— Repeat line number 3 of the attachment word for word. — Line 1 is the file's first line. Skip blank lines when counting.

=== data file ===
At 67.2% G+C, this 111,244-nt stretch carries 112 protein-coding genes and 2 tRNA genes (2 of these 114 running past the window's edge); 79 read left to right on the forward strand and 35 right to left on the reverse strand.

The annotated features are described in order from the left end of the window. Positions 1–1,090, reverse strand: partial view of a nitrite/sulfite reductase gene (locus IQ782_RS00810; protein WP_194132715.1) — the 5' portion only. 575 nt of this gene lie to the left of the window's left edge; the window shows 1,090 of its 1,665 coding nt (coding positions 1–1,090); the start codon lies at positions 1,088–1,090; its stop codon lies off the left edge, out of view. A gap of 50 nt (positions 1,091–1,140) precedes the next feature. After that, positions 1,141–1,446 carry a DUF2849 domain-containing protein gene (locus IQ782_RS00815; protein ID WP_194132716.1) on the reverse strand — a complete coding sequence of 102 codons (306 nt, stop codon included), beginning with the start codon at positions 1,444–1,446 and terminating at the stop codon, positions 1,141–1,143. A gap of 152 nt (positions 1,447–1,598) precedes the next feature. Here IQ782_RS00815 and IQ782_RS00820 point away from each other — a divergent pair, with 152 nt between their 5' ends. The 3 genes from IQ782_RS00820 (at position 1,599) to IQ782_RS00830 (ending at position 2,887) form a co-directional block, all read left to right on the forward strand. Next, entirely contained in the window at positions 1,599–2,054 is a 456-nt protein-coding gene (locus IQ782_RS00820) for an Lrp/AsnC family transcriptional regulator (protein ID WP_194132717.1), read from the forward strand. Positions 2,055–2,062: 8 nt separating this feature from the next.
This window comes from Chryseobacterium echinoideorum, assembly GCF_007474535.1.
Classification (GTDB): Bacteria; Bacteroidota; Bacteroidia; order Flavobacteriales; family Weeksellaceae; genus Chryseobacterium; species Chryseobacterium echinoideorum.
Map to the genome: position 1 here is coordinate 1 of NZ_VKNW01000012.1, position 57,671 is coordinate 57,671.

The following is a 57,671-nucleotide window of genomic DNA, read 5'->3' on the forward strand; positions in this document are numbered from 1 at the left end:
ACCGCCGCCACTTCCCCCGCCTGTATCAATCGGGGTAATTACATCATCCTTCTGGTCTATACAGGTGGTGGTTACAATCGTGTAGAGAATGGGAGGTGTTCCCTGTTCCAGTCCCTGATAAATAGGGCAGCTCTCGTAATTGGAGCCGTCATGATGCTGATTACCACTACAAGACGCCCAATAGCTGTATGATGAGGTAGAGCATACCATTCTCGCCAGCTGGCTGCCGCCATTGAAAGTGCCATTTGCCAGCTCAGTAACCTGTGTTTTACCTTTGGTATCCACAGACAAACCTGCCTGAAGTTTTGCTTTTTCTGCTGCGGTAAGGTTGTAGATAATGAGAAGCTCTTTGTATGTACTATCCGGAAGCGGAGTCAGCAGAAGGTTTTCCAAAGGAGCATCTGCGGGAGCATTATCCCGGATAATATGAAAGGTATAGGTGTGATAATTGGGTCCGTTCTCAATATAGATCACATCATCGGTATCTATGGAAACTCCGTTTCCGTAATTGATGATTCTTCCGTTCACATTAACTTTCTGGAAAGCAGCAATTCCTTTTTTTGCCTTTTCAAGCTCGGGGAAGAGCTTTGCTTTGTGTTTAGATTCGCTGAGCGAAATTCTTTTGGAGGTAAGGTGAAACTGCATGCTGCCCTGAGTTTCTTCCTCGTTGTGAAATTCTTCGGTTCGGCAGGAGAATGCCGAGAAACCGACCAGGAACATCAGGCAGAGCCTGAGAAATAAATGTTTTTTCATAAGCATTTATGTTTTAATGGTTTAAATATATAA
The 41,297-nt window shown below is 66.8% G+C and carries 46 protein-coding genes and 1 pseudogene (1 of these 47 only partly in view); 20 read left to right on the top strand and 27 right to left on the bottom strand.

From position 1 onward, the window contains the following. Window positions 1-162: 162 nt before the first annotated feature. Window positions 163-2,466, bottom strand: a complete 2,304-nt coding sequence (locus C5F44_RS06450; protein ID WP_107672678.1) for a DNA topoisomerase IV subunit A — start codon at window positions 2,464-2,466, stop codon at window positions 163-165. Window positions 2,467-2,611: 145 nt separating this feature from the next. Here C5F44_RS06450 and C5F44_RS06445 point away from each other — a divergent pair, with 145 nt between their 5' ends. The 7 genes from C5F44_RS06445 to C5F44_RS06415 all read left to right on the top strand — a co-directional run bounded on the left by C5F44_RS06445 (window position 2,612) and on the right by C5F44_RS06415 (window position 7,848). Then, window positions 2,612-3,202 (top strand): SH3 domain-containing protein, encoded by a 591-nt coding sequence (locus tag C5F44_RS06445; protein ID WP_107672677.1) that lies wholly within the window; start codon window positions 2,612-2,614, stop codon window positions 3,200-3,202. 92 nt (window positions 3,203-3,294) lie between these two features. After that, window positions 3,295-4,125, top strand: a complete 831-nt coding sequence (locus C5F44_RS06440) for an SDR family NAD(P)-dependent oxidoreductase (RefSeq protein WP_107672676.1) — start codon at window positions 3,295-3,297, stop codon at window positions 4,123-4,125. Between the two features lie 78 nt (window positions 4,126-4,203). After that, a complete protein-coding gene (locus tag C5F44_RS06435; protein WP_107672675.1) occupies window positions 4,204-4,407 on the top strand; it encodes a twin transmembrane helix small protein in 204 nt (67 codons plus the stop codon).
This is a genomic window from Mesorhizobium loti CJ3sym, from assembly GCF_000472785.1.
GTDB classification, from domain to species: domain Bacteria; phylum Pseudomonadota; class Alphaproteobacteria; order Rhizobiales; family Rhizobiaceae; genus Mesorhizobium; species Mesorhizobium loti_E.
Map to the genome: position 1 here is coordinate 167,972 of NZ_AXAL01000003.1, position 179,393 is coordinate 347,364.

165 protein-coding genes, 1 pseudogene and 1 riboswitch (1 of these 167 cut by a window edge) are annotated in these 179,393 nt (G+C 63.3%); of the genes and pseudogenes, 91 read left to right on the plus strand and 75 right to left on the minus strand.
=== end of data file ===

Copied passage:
This window comes from Chryseobacterium echinoideorum, assembly GCF_007474535.1.